Just in time for this week's dive in cryptocurrency prices, Biostar has started selling its specially designed all-in-one rig for mining. The iMiner A578X8D is a complete black box crypto mining solution for eight GPUs, and notably does not use any riser cards. As a result, the fully-integrated miner is touted as being extra-durable to ensure stable 24/7 operation and an equally stable hash rate.

The Biostar iMiner A578X8D is based on the company’s TB250-BTC D+ motherboard featuring Intel’s Celeron G3930 processor (two cores, 2.9 GHz, 51 W TDP), 4 GB of DDR4-2400 memory, and a 120 GB SSD. The system is equipped with eight AMD Radeon RX 570 graphics cards and a 1600 W PSU to provide these GPUs a stable supply of power. The crypto mining rig supports ETH, ETC, XMR, and ZEC currencies out of the box, which greatly simplifies its deployment. According to the manufacturer, one iMiner A578X8D can deliver ETH hash rate of 220 MH/s (+/- 5%).

The mining rig is outfitted with seven fans to ensure sufficient cooling. In addition, the TB250-BTC D+ motherboard has a PCIe slot state detection that can check the state of each GPU and discover whether everything works properly. If the iMiner detects an error, it automatically sends an email notification to enable remote management of the rig.

The all-in-one mining farm is now available from Newegg for $3,499. Later on the company is expected to start selling other AIO mining rigs that will pack six and 12 GPUs, thus offering a bit lower and higher performance.

Biostar iMiner
  A564X12 A578X6 A578XD
Motherboard TB250-BTC Pro TB250-BTC D+
CPU Intel Celeron G3930
Dual Core 
2.9 GHz
Memory 4GB DDR4-2400 4GB DDR4-2400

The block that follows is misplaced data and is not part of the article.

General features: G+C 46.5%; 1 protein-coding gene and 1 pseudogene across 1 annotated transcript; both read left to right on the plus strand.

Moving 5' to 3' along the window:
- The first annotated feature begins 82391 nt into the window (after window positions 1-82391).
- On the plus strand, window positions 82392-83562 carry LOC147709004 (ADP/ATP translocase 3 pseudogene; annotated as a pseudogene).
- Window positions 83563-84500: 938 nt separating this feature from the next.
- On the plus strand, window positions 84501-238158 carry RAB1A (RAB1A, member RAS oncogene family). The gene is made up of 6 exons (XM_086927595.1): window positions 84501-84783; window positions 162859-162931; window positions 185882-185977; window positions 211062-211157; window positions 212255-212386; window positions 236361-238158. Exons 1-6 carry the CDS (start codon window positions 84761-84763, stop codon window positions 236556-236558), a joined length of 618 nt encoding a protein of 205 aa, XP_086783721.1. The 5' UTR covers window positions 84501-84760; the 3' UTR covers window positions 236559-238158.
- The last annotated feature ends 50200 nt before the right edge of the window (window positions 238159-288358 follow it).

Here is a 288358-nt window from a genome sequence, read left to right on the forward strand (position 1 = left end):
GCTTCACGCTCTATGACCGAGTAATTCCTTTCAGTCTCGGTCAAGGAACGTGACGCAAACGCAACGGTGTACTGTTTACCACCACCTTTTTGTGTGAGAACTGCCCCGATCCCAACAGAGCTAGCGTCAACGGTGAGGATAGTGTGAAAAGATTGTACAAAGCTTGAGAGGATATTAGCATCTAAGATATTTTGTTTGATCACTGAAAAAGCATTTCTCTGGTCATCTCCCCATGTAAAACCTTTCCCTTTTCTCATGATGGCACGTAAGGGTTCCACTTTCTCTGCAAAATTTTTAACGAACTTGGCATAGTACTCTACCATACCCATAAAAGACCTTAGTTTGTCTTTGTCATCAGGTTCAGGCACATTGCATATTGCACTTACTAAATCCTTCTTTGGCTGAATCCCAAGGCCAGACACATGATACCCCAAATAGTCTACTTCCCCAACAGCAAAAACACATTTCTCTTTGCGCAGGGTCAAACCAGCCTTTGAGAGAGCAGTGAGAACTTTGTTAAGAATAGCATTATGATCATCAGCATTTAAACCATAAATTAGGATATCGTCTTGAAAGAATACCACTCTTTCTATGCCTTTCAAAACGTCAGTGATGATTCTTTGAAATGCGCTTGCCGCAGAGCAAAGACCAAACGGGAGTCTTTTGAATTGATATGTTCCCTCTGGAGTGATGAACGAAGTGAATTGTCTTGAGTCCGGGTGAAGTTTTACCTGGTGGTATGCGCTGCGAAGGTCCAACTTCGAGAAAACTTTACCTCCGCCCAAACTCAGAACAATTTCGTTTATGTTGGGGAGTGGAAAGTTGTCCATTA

SSD 90GB 120GB
Video Card(s) 12x RX 560 4G 6x RX 570 8G 8x RX 570
Power Supply 1300W, ≥88% efficiency 1600W, ≥88% efficiency
Chassis Black, 5x 120mm fans Black, 7x 120mm fans
Hashrate (ETH) 148 MH/s (±5%) 165 MH/s (±5%) 220 MH/s (±5%)
Dimensions (LxWxH) N/A 19.8" x 13.58" x 5.84"

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  • Valantar - Wednesday, September 12, 2018 - link

    ... so a classic case of the sunk cost fallacy making people make stupid decisions, then. These probably entered volume production a month or two back, at which time crypto had already plummeted. You're of course right that the R&D must have started long before that, and preparations for production would also have been in the pipeline for a while. But the idea that they "have to" make it just because they've already spent money on R&D and preparations is silly. They're not going to recoup any costs here. Best case scenario unless crypto makes an unheard-of comeback, they break even on the production costs - but even that's unlikely. In all likelihood, they'd be better off scrapping the project wholesale (and thus eating the R&D cost) before starting production, instead of spending even more spinning up a production line and getting distribution in order for a product nobody wants. Reply
  • DanNeely - Wednesday, September 12, 2018 - link